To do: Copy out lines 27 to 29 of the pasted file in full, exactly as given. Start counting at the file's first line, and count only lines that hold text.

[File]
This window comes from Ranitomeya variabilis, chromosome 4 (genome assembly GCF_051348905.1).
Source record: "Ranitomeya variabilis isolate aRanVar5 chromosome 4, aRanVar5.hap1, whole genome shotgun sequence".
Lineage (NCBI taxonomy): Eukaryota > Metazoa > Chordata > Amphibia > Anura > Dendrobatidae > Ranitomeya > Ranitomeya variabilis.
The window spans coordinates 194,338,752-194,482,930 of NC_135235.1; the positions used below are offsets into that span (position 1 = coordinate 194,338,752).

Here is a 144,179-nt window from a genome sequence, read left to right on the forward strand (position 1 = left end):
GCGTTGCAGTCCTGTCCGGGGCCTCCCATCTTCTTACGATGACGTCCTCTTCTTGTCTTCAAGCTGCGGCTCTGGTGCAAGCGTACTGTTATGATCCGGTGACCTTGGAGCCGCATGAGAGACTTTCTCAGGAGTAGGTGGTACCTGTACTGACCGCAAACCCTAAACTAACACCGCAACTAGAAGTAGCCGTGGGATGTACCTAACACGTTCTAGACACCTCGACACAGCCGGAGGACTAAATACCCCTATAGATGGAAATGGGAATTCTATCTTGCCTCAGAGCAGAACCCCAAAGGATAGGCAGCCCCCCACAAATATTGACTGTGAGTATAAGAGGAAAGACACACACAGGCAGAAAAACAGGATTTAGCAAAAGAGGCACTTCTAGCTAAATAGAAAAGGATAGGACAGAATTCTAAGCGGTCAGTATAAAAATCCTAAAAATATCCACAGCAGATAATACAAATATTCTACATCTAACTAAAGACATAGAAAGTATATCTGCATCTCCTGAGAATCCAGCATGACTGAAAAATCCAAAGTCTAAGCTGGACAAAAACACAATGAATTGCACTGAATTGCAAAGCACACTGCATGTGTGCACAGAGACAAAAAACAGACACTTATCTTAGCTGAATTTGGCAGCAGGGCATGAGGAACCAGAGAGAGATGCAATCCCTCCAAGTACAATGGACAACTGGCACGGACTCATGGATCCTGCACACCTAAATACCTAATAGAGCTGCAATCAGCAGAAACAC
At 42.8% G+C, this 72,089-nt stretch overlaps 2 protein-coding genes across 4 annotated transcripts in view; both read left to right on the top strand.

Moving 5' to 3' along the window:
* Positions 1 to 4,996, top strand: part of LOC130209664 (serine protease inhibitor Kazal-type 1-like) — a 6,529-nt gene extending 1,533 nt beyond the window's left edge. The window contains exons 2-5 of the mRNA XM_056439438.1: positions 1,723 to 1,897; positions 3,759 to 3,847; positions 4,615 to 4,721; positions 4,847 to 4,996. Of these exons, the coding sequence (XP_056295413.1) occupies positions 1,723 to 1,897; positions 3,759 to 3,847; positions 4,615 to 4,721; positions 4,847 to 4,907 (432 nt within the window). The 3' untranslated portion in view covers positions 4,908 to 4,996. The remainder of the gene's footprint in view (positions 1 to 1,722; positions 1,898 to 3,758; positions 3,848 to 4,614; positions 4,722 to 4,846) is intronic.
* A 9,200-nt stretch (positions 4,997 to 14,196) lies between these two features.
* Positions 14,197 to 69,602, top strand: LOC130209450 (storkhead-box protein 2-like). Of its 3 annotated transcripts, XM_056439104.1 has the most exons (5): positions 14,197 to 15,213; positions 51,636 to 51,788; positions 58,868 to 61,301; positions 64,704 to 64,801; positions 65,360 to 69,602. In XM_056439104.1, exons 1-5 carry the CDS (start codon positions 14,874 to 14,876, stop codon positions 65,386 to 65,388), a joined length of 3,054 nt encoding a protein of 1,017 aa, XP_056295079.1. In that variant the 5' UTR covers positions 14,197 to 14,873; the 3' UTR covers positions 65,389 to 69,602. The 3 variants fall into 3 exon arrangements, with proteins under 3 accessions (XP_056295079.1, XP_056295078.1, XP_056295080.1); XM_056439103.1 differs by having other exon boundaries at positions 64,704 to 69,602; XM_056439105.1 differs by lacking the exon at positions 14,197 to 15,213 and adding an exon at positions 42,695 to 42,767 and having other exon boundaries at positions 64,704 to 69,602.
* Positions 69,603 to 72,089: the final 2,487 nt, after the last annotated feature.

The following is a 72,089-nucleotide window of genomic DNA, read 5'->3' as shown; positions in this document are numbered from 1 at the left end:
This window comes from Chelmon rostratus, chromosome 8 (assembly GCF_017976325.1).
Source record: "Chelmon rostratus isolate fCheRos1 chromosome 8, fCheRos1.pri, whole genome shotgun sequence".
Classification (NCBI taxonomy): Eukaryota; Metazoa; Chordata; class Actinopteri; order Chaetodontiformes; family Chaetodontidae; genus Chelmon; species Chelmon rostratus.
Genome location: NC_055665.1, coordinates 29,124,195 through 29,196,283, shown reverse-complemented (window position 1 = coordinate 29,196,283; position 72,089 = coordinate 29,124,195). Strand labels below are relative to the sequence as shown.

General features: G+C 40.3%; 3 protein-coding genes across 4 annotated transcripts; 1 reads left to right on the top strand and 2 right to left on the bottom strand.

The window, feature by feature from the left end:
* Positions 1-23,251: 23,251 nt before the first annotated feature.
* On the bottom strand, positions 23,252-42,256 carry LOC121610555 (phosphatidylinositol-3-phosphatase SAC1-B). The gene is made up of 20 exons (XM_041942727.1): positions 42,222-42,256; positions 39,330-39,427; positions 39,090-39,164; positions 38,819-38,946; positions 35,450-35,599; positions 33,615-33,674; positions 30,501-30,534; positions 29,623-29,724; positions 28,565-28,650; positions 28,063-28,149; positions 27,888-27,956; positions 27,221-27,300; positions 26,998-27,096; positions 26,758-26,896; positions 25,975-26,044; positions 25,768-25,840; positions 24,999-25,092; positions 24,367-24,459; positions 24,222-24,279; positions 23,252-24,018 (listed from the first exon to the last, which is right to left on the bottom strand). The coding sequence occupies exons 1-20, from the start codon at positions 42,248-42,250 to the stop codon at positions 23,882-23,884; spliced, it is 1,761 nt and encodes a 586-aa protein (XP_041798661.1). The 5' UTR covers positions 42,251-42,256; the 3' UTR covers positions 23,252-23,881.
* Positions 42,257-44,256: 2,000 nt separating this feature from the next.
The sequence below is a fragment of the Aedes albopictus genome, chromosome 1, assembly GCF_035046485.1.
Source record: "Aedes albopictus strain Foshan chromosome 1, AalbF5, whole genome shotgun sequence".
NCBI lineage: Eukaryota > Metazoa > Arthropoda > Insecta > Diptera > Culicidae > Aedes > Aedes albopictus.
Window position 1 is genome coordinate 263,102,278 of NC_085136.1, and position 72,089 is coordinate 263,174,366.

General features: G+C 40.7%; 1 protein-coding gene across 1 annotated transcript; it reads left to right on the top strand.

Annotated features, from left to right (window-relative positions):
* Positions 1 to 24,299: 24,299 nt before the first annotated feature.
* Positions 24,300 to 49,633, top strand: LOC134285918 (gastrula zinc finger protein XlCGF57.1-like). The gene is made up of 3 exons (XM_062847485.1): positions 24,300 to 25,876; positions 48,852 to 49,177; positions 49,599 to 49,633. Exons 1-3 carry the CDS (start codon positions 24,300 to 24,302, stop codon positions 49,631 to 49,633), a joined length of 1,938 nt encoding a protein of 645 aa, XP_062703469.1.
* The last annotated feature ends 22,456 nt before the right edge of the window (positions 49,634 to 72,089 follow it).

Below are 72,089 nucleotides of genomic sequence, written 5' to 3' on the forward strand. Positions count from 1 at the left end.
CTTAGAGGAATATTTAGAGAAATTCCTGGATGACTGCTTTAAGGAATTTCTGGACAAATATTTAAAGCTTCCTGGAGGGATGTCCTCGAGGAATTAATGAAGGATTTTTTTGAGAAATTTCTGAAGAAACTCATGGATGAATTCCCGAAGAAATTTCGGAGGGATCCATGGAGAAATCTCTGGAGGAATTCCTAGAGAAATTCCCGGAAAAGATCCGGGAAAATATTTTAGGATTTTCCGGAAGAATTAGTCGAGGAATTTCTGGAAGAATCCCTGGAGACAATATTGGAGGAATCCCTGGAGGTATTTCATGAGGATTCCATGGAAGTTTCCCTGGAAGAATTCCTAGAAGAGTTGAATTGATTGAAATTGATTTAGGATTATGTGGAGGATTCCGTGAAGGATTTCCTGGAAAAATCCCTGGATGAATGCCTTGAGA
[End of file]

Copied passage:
General features: G+C 40.7%; 1 protein-coding gene across 1 annotated transcript; it reads left to right on the top strand.

Annotated features, from left to right (window-relative positions):
* Positions 1 to 24,299: 24,299 nt before the first annotated feature.